Amway lol.

    Anyone who ever bought into it,. effectively just ended up buying too much expensive washing up liquid and p1ssibg off their friends.

    If something looks to good to be true, then it probably is, so the saying goes.
     
    Nero likes this.
  10. stevec67

    stevec67 pfm Member

    Like others say on here, it's just pyramid sales. A guy I knew spent a LONG drive telling me all about Amway, it was like talking to a creationist cult member. He refused to answer my questions as to how many people he needed to sell washing powder to in order to earn a living. My observation that if I spent a fiver a week on cleaning products then that was all I spent, so he needed hundreds of customers to make a living, and did he have that many, fell on deaf ears. It was all about the network, it didn't work like that. There was also an old schoolmate of mine who had been sucked in and lost all his friends as they got sick of him preaching the Amway cult every time he saw them.
     
  11. Woodface

    Woodface pfm Member

    Some are more credible than others, Avon for example or Temple Spa. Generally they are to be avoided, anyone listen to the BBC podcast The Missing Crypto Queen?
     
  12. sq225917

    sq225917 situation engineer

    Avon's different that's just party selling
     
    KrisW likes this.
  13. Rcook

    Rcook pfm Member

    All a massive con. In the 70s it was 'pyramid selling' which was made illegal in the UK, so it was changed very slightly in structure and became called 'network marketing' or 'direct selling'. The last decade or so it's been rebranded again to 'multi-level marketing'. All the same thing and all a con, people are promised untold riches, yet, as others have said, the only way to make money is be at the top of the tree. It's also the surest way to lose your friends as quickly as possible. I know so many people who evangelise about their particular cult, especially at the start, yet after barely earn anything and have annoyed people who were once friends. Most people give up within a year. The emphasis is on recruiting a team, and the actual products, some of which are actually ok, are pretty much incidental.

    Amway, Avon, Utility Warehouse, Neal's Yard, Arbonne Cosmetics, Juice Plus, Mary Kay, and Herbalife seem to be the main players. The Wikipedia article makes interesting reading too https://en.wikipedia.org/wiki/Multi-level_marketing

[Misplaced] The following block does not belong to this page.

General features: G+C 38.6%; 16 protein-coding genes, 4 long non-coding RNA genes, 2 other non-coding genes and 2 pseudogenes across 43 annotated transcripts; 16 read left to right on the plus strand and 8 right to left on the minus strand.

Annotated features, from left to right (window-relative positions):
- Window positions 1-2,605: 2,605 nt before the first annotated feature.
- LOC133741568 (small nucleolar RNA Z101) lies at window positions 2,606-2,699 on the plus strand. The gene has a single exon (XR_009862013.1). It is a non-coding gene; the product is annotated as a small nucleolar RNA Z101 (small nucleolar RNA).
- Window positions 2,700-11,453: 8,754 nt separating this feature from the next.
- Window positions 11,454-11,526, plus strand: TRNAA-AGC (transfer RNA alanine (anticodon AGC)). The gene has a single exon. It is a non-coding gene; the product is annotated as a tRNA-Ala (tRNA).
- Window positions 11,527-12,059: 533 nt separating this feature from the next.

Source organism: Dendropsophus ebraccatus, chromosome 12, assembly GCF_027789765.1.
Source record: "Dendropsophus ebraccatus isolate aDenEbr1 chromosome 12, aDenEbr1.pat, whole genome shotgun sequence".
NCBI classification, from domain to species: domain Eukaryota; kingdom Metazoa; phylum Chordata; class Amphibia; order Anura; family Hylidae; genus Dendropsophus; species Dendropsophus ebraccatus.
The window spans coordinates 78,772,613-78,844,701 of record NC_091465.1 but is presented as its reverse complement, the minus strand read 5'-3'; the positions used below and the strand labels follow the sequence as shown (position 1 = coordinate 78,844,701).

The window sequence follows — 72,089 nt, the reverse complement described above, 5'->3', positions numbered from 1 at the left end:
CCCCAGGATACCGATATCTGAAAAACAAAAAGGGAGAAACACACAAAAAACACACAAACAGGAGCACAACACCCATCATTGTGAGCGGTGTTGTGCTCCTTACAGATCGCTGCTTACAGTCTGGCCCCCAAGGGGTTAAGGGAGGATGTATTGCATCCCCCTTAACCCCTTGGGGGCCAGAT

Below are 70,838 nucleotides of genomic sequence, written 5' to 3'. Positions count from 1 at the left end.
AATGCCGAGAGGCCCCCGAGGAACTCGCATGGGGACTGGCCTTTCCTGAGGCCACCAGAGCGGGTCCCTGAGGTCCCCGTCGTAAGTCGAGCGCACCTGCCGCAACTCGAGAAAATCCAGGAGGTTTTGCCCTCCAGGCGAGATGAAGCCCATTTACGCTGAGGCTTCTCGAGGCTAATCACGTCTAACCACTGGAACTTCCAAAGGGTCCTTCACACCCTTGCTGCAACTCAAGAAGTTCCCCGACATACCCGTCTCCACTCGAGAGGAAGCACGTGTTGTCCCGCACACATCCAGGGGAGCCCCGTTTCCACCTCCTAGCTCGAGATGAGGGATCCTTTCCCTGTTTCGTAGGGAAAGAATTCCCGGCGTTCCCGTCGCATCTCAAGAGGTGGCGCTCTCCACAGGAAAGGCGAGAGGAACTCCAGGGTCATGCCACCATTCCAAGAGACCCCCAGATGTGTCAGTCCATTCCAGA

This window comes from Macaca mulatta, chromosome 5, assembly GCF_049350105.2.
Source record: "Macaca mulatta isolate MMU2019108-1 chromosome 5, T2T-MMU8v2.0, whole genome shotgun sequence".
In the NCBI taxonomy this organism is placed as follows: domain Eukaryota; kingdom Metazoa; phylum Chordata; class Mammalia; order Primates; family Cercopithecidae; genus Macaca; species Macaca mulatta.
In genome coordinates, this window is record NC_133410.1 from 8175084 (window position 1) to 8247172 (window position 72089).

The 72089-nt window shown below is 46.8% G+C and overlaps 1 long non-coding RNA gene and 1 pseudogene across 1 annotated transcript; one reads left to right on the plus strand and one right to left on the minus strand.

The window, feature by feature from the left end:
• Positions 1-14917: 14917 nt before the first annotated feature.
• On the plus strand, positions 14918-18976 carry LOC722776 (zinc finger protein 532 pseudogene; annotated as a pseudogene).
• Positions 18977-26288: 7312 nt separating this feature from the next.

14. Bob McC

    Bob McC Living the life of Riley

    You are confusing party selling and pyramid selling.
     
    sq225917 and Snufkin like this.
  15. KrisW

    KrisW pfm Member

    Avon is an entirely legitimate business - the cost of setting up as an agent is modest, you're not required to pre-buy stock that you then have to force on people, the products it sells are actually worth the price that they're sold for, and the commission that it pays to its reps is fair. Plus, Avon doesn't force you to recruit another Avon rep every month. For a company that relies on word of mouth, its longevity is a sign that it's playing fair.

    MLMs are very different: they charge exorbitant sign-on fees and force you to pre-buy a product that is normally grossly overpriced junk. The product being junk means you get no repeat custom, and so the only way you can cover your escalating costs is by recruiting another sucker to claim a slice of their sign-up fee. Eventually they collapse, with the founder laughing all the way to the Seychelles.
     
  16. Rcook

    Rcook pfm Member

    Who is? These organisations all work in the same way - basically you are part of a someone's team, and you have a team below you, which is also part . The actual method of getting the product to the customer can vary (e.g parties, door to door etc), but they are still fundamentally structured the same. I work at a lot of events where these organisations have representatives, and they all, with exception, talk about their 'team' and their 'upline' and 'downline'. Avon might be one of the better ones, but they are all direct selling organisations and they all work in the same way.
     
    Woodface likes this.
  17. TheDecameron

    TheDecameron Unicorns fart glitter.

    What about Tupperware and Anne Summers?
     
  18. vuk

    vuk \o/ choose anarchy

    joe.

    i am so excited. have just ordered the starter kit, including 300 enterprise pizza slicers and 100 boxes of romulan ale powder. can't wait for the first party.
     
  19. cutting42

    cutting42 Heading to Fish Hacker Erg \o/


    My first boss's wife was a Tupperware party seller and did really well. My boss was a little confused at my hilarity when he proudly announced that she was going to get a Tupperware company car
     
  20. Barrymagrec

    Barrymagrec pfm Member

    Different things - Tupperware is all about Polyethylene whereas Anne Summers is more PVC.......or so I`ve been told.....
     
    Snufkin likes this.